Meet the Johnson Center’s New Distinguished Scholar in Residence for Diversity, Equity, and Inclusion Juan Olivarez
Earlier this summer, Juan R. Olivarez, Ph.D. joined the Johnson Center as Distinguished Scholar in Residence for Diversity, Equity, and Inclusion. Tory Martin, Director of Communications and Engagement, sat down with Dr. Olivarez to understand how he feels philanthropy “can be a critical change-maker in this space.”
Here’s a short excerpt from the interview:
Tory Martin: Dr. Olivarez, welcome to the Johnson Center! The Johnson Center and the local foundations who made this role possible see the Distinguished Scholar in Residence for Diversity, Equity, and Inclusion (DEI) position as a way of addressing a particular need in local and national philanthropy. How would you define that need?
Juan Olivarez: Certainly, understanding and serving the interest in the philanthropic field around social justice and equity continues to be a need. Fundamentally, philanthropy exists to facilitate a community response to a community need, yet stark gaps persist between the makeup of nonprofits themselves and the communities they serve. Of course, there is already great work being done here, but the critical question for us is: what more can we do, and what can we do more effectively?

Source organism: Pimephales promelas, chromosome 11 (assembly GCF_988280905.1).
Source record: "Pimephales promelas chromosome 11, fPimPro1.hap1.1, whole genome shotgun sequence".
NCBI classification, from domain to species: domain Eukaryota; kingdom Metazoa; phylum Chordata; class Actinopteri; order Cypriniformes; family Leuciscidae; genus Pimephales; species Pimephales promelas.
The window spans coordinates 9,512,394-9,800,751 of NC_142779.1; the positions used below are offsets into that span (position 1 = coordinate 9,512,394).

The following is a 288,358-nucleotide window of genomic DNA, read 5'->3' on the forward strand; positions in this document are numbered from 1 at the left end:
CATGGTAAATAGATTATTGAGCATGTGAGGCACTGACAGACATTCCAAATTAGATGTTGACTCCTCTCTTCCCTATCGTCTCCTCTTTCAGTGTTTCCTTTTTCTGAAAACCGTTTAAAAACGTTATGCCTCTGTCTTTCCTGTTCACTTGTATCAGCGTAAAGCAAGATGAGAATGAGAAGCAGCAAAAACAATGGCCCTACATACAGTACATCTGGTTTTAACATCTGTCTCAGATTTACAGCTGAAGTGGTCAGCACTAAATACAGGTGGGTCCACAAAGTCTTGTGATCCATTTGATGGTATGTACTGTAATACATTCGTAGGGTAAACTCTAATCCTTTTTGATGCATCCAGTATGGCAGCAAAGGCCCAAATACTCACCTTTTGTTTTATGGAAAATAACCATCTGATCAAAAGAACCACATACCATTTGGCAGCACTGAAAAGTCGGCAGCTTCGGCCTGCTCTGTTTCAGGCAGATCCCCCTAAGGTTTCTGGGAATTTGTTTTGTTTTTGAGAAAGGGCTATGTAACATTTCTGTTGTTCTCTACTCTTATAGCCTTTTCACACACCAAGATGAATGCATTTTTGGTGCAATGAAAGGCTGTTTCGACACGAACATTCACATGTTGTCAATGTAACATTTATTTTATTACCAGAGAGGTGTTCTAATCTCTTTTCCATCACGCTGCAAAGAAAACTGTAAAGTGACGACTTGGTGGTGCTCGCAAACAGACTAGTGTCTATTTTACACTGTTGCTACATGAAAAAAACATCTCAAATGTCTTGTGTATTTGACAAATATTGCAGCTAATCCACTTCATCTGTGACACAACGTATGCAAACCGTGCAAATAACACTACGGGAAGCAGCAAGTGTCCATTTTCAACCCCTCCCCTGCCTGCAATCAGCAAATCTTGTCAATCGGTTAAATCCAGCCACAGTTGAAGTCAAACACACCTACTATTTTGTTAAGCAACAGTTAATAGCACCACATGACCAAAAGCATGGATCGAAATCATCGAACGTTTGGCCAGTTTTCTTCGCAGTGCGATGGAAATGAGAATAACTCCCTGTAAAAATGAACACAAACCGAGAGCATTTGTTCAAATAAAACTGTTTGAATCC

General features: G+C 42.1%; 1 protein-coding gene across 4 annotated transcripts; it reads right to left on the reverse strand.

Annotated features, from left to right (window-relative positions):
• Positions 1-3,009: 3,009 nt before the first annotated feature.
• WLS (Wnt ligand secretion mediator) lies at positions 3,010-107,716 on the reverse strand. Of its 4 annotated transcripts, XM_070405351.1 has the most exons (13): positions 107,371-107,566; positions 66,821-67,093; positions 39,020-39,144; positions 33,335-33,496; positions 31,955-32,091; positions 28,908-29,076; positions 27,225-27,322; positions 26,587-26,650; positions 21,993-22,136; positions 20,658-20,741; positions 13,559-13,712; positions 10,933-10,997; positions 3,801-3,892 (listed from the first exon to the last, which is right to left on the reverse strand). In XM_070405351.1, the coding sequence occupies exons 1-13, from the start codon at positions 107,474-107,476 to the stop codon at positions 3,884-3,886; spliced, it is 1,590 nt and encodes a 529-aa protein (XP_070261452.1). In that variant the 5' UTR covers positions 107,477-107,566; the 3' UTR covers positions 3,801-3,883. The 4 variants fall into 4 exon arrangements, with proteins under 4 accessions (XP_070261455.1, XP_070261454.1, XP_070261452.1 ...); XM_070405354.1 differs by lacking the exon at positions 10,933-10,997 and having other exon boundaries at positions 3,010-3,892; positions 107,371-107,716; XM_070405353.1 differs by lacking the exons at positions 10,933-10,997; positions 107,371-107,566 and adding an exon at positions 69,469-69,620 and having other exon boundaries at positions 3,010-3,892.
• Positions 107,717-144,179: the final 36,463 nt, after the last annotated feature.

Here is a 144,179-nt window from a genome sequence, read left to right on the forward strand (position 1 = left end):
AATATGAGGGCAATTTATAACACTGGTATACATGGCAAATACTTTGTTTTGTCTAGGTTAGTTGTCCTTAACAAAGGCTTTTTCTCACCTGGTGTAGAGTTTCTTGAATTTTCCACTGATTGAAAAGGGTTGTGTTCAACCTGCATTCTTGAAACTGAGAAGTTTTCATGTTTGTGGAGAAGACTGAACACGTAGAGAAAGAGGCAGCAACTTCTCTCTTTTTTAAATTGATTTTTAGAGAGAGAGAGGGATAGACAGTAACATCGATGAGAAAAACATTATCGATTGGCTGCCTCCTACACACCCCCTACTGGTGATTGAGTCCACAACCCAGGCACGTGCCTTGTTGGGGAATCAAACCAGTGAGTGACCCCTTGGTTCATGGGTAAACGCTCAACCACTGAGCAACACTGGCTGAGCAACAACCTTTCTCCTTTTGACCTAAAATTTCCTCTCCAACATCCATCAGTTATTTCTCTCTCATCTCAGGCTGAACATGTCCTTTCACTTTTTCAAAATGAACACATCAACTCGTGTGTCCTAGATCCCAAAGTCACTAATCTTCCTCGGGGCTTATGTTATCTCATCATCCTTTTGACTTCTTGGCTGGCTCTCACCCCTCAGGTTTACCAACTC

The demographics are changing in the world and in our country, specifically. The majority of babies in the United States are now children of color, and the U.S. Census Bureau estimates that there are at least 350 different languages spoken in the United States. Philanthropy has the potential to touch all Americans, yet we still have the sense that we’re not truly reaching and assisting all communities enough. So, the need is to study, to look at best practices and to determine how we can influence the advancement of all of DEI, including efforts like talent pipelines to nonprofits and foundations. This is really a first step at looking at ourselves to determine how we can best serve others.
You can read the entire interview here.